SAN DIEGO (CNS) – Governor Gavin Newsom signed into law Oct. 4, a bill backed by San Diego County District Attorney Summer Stephen to maintain licensed alcohol and drug residential treatment facilities on both premises, a drug, a compound, and Approved for the treatment of opioid overdose.
Assembly Bill 381, written by Assembly Women Laurie Davis (R-Laguna Niguel) and supported by Stephen’s office, also requires a staff member who has been trained to operate naloxone.
Naloxone, sold under the brand name Narcan, is a nasal spray that can quickly reverse an opioid overdose. According to Stephen, those who are addicted to opioids often enter drug treatment facilities but relapse at a high rate, which often occurs within treatment facilities.
Deputy District Attorney Shawn Tafreshi was instrumental in drafting the language for AB 381.
“It’s a common sense law that will help save the lives of people trying to overcome their addiction,” Stephen said. “We’re in the midst of the worst drug crisis in American history, and people, including residents with medical facilities across San Diego County, are dying often because of drug overdoses directly with the fentanyl crisis.”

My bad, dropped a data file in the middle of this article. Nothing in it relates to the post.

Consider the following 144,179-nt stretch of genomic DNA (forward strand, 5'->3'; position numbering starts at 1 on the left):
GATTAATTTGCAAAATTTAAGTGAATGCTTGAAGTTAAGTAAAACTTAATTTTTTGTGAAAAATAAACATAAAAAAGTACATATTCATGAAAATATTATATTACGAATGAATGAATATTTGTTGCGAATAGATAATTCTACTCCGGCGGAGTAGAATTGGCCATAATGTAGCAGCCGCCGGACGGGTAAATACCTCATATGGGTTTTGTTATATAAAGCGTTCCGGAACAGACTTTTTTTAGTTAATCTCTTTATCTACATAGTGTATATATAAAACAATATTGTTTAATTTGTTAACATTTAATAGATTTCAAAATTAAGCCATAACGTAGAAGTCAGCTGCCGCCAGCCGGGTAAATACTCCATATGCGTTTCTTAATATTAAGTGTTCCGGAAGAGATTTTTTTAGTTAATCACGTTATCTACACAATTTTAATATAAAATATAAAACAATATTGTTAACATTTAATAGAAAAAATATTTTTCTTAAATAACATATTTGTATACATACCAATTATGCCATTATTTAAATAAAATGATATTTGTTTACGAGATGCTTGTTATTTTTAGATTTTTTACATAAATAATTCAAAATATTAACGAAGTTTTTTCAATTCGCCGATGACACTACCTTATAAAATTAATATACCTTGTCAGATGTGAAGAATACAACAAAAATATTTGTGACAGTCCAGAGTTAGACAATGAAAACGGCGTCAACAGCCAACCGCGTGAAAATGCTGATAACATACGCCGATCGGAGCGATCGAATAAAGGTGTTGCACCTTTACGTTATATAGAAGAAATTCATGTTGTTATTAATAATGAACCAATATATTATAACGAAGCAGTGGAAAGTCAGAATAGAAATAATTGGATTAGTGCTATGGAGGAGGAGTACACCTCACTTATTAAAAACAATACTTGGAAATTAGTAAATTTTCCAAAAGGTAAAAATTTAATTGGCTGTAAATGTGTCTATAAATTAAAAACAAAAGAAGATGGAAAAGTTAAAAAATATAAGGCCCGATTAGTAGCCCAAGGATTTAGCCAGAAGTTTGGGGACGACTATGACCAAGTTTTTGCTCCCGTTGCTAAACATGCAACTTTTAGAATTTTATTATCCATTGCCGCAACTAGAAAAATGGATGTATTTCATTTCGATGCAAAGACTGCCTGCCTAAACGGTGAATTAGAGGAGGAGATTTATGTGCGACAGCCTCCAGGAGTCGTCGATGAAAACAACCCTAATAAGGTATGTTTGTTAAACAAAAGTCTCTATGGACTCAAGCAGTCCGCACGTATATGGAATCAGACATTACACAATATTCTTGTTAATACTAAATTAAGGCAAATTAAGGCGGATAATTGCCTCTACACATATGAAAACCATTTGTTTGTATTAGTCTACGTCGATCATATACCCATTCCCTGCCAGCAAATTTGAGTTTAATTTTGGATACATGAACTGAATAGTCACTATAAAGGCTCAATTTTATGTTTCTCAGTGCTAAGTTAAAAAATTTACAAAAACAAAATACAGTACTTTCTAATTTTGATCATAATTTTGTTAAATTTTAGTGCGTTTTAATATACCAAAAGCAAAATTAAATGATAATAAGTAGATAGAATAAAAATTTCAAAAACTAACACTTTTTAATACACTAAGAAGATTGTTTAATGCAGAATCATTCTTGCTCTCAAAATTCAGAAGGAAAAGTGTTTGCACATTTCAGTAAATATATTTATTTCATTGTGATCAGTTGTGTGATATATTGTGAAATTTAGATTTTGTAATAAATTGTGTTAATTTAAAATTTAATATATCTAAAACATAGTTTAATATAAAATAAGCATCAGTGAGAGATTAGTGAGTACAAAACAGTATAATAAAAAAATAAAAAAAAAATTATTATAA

The origins of this law and the draft language come from the San Diego County District Attorney’s Office, which recognizes the need for legislation to cause dozens of overdose deaths each year at the county’s rehabilitation center.
In 2019, 152 fentanyl-related overdoses died in the county. Last year, this number rose to 462. Based on data so far in 2021, experts predict that more than 760 overdose deaths will occur. According to the medical examiner, there have been at least 5 overdoses in a rehabilitation center since 2017, in quiet accommodation or homeless shelters.
“California needs to equip our drug treatment centers with every tool in the toolbox to help patients recover from substance abuse,” Davis said. “Naloxone has proven to be a safe and easily administered overdose reversal drug that should always be onsite at our centers.
“With AB381, the easy availability of naloxone or other FDA-approved drugs in the future means the difference between a patient’s resuscitation and a premature end for someone on the recovery journey,” he said. “I look forward to working with all law enforcement and drug abusers to strengthen our policies to ensure the end of California’s opioid epidemic.”
Particularly dangerous for people who come back after a long period of rest because physiological drug tolerance decreases. It requires a small amount of opioids to become intoxicated, and an overdose as well.
Treatment If naloxone is not present in the treatment facility, these excess doses can be fatal.
This News Originally From – The Epoch Times